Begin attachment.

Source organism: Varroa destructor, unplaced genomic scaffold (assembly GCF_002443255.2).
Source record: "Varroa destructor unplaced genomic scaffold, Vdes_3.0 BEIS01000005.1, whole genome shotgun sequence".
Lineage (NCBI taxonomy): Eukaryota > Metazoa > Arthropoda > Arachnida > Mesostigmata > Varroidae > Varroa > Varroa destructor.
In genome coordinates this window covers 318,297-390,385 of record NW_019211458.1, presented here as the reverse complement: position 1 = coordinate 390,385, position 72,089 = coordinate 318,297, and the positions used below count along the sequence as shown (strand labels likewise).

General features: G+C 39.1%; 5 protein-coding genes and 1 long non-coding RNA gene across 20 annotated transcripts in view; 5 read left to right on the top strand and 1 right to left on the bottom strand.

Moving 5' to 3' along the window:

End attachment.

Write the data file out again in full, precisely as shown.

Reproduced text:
Source organism: Varroa destructor, unplaced genomic scaffold (assembly GCF_002443255.2).
Source record: "Varroa destructor unplaced genomic scaffold, Vdes_3.0 BEIS01000005.1, whole genome shotgun sequence".
Lineage (NCBI taxonomy): Eukaryota > Metazoa > Arthropoda > Arachnida > Mesostigmata > Varroidae > Varroa > Varroa destructor.
In genome coordinates this window covers 318,297-390,385 of record NW_019211458.1, presented here as the reverse complement: position 1 = coordinate 390,385, position 72,089 = coordinate 318,297, and the positions used below count along the sequence as shown (strand labels likewise).

General features: G+C 39.1%; 5 protein-coding genes and 1 long non-coding RNA gene across 20 annotated transcripts in view; 5 read left to right on the top strand and 1 right to left on the bottom strand.

Moving 5' to 3' along the window: